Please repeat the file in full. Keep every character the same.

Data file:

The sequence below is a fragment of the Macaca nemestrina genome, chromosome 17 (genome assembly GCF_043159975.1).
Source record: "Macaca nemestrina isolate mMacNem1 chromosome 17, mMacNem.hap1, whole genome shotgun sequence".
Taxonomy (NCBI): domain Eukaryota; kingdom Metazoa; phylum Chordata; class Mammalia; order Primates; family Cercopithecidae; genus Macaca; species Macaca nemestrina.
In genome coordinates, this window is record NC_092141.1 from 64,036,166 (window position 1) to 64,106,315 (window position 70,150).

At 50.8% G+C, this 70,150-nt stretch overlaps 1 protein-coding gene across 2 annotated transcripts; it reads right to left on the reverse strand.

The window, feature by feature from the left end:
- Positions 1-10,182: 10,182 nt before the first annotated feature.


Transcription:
The sequence below is a fragment of the Macaca nemestrina genome, chromosome 17 (genome assembly GCF_043159975.1).
Source record: "Macaca nemestrina isolate mMacNem1 chromosome 17, mMacNem.hap1, whole genome shotgun sequence".
Taxonomy (NCBI): domain Eukaryota; kingdom Metazoa; phylum Chordata; class Mammalia; order Primates; family Cercopithecidae; genus Macaca; species Macaca nemestrina.
In genome coordinates, this window is record NC_092141.1 from 64,036,166 (window position 1) to 64,106,315 (window position 70,150).

At 50.8% G+C, this 70,150-nt stretch overlaps 1 protein-coding gene across 2 annotated transcripts; it reads right to left on the reverse strand.

The window, feature by feature from the left end:
- Positions 1-10,182: 10,182 nt before the first annotated feature.